Tampa Bay won three of four regular-season matches against Boston, as well as their contest in the post-goal round-robin portion. Will the Bruins reverse that trend in this series?
Note: Advanced stats are from Hockey Reference, Natural Static Trick and Evolution Hockey
More: See the full NHL Postson schedule here.
What we learned in the first round: If lightning was to run in the summer this year, they would have to drive away some demons first. Tampa Bay faced John Tortorella’s Fourcheck-focused Columbus Blue Jackets again in the first round and this time gained momentum with a five overtime Game 1 victory. Tampa Bay did it all without Steven Stamkos, who was sidelined due to injury. The Lightning reduced the depth of their overall roster, although the absence of Stamkos looms.
Bruce slept through the round robin, dropping all the way from No. 1 to No. 4 seed and many wondering if they could muster this summer. Spoiler: They can. Goali Tukka Rusk left the bubble to take part in family affairs, but his teammates rallied against the Carolina Hurricanes, a team Zdeno Chara hailed as “well trained” with “a dangerous lineup”. David Pestrank missed most of the series, but more than compensated Veteran Vets like Brad Marchand and David Krejci.
First line: Pastrnak returned in Game 5 vs. Caine, meaning the completion line was back on track with Patrice Bergeran and Brad Marchand. Pasternak seems to be a full stop, leading to ice time in Boston (20:28 per game) and hitting five shots on net in his first game. Without Stamkos, Lighting is rolling out Brendan Point, Nikita Kucharov and Ondrej Palat on the top line. Point (five goals, five assists in eight games, including two overtime winners) is a brilliant postman. But perhaps here is where we mention that although electricity is creating a lot of danger, they are still having a hard time. He scored just 20 goals through eight games and three goals only once. They could have gotten by Columbus without Stamkos, but it would be tough in this series. Advantage: Bruins
Further Depth: Boston’s second line is Jake DeBruck, Crazy and Ondrej Case Gulzar, who are in possession and are making Grade-A chances. The third line is stronger than Charlie Coyle (66% expected goal rate against Carolina), too, but is followed by a drop-off. The second line of Tampa Bay, centered by Anthony Cirelli, is not producing at its best, but the third line of Blake Coleman, Barclay Goodrow and Yanny Grede is playing great hockey. You will hear a lot about how GM Julienne Briseboy grited his forward group with the addition of Coleman and Goodrow to the trade deadline and Patrick Maroon last summer. The fourth line of Tampa Bay holds a significant edge as well with Boston. Advantage: Electricity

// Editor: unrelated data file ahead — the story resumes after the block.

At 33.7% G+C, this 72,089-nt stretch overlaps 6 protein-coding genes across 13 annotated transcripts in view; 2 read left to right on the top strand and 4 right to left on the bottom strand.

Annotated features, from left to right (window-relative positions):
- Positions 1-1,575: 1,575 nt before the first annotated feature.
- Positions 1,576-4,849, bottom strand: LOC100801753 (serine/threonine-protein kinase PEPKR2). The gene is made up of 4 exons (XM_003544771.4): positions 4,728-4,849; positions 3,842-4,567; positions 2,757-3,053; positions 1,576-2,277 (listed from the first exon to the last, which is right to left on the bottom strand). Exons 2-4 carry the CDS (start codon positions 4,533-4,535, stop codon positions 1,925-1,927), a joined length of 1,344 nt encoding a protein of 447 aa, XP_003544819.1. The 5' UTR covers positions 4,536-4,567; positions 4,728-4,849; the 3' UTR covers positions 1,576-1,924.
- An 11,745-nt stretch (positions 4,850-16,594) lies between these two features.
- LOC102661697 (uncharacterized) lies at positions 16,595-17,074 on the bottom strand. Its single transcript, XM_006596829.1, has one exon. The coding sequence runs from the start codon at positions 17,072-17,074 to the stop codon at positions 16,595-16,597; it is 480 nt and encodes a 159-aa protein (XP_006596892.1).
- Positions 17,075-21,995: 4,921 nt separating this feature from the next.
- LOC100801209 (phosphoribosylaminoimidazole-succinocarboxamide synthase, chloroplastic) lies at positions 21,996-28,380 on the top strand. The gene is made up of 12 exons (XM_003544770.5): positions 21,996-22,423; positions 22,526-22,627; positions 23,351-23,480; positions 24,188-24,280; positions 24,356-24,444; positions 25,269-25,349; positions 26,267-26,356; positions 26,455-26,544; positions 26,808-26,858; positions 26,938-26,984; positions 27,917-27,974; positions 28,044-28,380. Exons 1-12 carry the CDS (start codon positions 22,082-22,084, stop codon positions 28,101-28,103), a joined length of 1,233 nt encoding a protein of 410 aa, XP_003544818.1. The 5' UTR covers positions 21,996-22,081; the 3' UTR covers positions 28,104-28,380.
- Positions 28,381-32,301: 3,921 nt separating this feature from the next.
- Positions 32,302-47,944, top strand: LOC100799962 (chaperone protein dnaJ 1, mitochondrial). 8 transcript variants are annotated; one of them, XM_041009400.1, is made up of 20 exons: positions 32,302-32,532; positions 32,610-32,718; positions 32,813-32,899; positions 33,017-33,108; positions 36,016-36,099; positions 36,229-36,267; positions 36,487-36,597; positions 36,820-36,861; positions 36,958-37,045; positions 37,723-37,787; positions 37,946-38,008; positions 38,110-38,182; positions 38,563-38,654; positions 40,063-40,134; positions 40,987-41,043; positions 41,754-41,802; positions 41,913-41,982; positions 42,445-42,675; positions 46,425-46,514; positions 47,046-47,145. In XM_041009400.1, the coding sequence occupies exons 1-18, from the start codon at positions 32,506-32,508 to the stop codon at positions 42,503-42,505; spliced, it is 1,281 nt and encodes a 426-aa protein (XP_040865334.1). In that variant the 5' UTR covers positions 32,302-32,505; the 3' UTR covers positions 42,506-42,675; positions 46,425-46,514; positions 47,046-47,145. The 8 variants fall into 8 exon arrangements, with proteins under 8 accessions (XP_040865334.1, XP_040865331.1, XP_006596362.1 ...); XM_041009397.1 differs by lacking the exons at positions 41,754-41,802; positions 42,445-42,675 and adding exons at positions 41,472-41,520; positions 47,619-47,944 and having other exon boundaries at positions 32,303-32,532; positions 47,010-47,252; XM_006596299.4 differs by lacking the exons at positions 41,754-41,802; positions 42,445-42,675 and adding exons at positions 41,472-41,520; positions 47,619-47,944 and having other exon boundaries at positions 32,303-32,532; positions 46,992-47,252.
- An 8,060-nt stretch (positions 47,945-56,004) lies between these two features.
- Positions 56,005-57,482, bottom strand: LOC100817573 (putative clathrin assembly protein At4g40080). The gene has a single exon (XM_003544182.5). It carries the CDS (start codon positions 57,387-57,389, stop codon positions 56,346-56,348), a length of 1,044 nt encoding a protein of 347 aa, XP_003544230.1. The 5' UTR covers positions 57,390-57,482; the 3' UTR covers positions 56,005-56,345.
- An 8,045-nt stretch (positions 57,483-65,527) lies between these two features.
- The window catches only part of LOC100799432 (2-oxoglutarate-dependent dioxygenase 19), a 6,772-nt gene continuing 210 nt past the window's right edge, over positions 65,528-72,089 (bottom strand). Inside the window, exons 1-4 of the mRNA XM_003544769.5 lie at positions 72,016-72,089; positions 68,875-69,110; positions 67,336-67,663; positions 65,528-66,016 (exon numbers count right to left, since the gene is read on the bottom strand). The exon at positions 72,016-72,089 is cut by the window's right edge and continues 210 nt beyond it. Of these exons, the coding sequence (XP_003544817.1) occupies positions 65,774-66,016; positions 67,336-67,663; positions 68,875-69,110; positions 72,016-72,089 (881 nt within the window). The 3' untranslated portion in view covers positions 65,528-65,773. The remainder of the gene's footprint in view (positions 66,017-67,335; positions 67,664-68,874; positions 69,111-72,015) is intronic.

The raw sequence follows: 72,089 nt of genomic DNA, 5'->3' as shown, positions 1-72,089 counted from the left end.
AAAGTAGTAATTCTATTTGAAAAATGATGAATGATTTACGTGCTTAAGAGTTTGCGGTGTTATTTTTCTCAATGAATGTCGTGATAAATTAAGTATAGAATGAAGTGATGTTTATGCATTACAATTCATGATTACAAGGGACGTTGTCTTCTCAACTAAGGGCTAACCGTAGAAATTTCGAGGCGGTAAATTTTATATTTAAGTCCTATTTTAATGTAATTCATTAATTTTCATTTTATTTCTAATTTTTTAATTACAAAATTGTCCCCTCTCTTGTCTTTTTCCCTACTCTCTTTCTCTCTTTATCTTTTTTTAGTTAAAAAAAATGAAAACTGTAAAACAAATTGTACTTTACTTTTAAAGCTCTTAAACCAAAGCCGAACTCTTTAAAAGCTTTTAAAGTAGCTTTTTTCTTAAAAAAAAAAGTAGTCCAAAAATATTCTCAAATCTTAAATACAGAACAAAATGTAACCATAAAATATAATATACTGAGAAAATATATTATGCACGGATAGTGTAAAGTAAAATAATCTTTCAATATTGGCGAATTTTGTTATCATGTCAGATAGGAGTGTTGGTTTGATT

Defence: This postseason has been a little revelation for Zac Bogosian, who resurrected his career in Tampa Bay, for a great assignment to play alongside Nominee Victor Hedman of the Notch Trophy. The headman was a full force in the Carolina series. The two pairs behind them are very solid. In Boston, Charlie McAvoy ranks himself as the top defenseman in the league. In a sign of the times, she bears the burden on their pairing with Zdeno Chara. Boston’s top six are hard to find a lot of faults, and keep an eye on Matt Grayscic, who continues to take on more responsibilities. Advantage: Tie
Goaltending: With rusk out, Jaroslav Hallak assumes No. 1 duties. In the last two seasons (over 66), Hallack has a .921 save percentage and 12.4 goals above average. The 35-year-old Halak has total confidence in the Bruins. The issue is the workload, especially with two back-to-backs baked into the schedule. The backup belongs to 23-year-old Dan Vladar, who has never played an NHL game. In Tampa Bay, you know that you are receiving from Andrei Vasilvsky, the Vizina Trophy winner who is up for the award again this season. Vasilevsky also has a save of .923 percent on this postman’s force. Advantage: Electricity
Coaching: Bruce Cassidy is a Jack Adams nominee who nominated the Bruins for a President’s Trophy (they were the only team to hit 100 points before a halt) In his second term as NHL coach, Cassidy has become sane and in this group Knows all the right buttons to push with. John Cooper has also had major regular-season success with Tampa Bay in his tenure, but until this team can achieve the hump in the postman, it will be a mark against him. Advantage: Bruins
Special teams: On paper, these two have almost identical postson statistics. 13.3% of Tampa Bay on the power play is disappointing considering that the Lightning (like Boston) were the top five teams with man advantage during the regular season. There is not much harp on Stamkos’ absence, but his presence will certainly increase here. Boston has a huge 17.9% advantage on the power play, although the Bruins are slightly behind on penalty kills (85.7% to Tampa Bay’s 87.1%). Advantage: Bruins
Prediction: Bruce at Seven. This is a clash of the two best teams in the Eastern Conference this season, and hockey fans are in for a treat. While we are expecting a tight-fitting, tough struggle, the Bruins seem to just click at the right time to avenge their 2018 second-round loss.